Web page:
Pedway Exploring: Part 2

Chicago Cultural Center

Chicago Cultural Center

Today’s exploration of the Pedway involved a little bit of retracing my steps, but rather than return to the depressing North Grant Park Garage I started at Chicago’s Cultural Center. I had to resist the temptation to dawdle in the galleries, as I walked towards the north of the building where a largely hidden elevator descends to the Pedway that runs east-west along Randolph street.

Beneath The Chicago Cultural Center

Beneath The Chicago Cultural Center

The décor here is pretty much anonymous, but gets very busy as you approach Millennium Station to the east.

Millennium Station

Millennium Station

The floor has a train track motif, which induces a desire to hurry up and get out of the way. So I did. A plethora of fast food vendors ply their trade behind glass walls to the south of the concourse.

Goat/Numerically Inspired Sculptures

Goat/Numerically Inspired Sculptures

I choose north, and exited to above ground at Prudential Plaza (passing goat/numerically inspired sculptures) and crossed Lake Street to re-enter the Pedway at the Boulevard Towers complex.

205 N. Michigan Avenue

205 N. Michigan Avenue

Food was hastily consumed at Mezza, and then I continued north and east below the Illinois Center and Hyatt Regency Hotel, then ascended to street level. The aim here was to explore the disconnected length of Pedway that connects the area where the BlueCross Blue Shield Tower sits and Grant Park.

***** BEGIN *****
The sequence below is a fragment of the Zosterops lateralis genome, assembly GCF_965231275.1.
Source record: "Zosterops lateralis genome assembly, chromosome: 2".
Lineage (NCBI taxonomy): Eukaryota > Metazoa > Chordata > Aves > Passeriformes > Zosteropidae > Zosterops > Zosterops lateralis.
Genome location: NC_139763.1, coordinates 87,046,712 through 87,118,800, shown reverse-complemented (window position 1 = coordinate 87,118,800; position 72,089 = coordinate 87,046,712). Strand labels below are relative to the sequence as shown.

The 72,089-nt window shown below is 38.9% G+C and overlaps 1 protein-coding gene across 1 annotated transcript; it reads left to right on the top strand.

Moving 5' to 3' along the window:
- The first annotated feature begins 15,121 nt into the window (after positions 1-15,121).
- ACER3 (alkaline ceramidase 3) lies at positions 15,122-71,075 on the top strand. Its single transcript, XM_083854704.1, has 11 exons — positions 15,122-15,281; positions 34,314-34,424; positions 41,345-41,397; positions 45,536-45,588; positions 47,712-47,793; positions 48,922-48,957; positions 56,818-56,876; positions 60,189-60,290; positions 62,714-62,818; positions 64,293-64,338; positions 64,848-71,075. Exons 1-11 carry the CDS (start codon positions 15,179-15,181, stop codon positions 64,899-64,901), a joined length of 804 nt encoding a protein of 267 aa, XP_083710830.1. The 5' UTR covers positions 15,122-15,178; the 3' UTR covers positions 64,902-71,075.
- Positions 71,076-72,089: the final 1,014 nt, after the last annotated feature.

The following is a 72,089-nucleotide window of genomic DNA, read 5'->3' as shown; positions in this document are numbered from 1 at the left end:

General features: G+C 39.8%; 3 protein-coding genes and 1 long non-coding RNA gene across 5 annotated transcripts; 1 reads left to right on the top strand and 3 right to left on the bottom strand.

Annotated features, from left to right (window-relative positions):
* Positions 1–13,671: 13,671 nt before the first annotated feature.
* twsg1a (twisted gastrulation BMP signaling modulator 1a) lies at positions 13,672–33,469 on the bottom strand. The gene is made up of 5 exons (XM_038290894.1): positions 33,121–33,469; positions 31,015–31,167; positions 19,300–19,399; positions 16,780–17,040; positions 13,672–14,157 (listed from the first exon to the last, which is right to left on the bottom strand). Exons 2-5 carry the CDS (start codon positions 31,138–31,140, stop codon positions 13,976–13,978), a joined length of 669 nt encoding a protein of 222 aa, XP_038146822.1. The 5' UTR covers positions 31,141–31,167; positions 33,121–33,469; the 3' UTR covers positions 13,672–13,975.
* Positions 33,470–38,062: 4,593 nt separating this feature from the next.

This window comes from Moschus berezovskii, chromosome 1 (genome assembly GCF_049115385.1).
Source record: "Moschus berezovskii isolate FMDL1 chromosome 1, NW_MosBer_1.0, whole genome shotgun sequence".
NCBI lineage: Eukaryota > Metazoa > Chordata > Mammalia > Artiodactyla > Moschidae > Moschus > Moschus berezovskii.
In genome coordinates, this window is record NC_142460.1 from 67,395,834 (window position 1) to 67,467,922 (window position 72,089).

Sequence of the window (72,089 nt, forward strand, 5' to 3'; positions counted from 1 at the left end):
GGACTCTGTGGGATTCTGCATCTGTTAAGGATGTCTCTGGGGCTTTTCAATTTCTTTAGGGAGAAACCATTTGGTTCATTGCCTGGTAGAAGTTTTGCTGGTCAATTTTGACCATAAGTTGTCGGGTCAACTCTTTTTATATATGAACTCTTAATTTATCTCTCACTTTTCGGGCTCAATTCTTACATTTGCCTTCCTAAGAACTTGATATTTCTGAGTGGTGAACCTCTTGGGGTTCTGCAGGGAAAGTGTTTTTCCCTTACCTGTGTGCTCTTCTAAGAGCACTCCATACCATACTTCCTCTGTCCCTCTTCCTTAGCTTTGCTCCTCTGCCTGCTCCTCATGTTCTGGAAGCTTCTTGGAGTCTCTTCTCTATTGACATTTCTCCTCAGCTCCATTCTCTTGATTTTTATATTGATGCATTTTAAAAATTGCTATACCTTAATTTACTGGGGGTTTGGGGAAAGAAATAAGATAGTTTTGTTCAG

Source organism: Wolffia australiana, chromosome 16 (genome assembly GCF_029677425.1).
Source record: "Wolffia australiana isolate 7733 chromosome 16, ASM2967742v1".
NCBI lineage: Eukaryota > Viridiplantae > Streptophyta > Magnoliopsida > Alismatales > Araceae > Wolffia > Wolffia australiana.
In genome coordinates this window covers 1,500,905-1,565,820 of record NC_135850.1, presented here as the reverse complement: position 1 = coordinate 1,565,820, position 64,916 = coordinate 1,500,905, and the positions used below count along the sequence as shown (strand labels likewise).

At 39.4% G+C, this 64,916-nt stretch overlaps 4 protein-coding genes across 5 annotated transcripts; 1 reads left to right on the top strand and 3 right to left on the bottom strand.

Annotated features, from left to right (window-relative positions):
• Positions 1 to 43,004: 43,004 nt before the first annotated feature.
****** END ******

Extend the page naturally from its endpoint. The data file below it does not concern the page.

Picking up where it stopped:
Pedway

Pedway

Here it gets a little trippy – the entrance is in a spacious skyscraper lobby, with an elevator down to the Pedway. Beneath everything seems normal until you cross Randolph Street through a glass and steel tunnel supported by luminescent yellow girders. The south exit onto Grant Park is pretty close to the BP Pedestrian Bridge that snakes its way across South Columbus Drive and into Millennium Park.

Art Institute

Art Institute

It was as hot as Hell outside, but the walk through the park and across the Nichols Bridgeway to the Art Institute was pleasant. The occasional oasis of air-conditioned buildings keeping me from melting into a sweaty mess.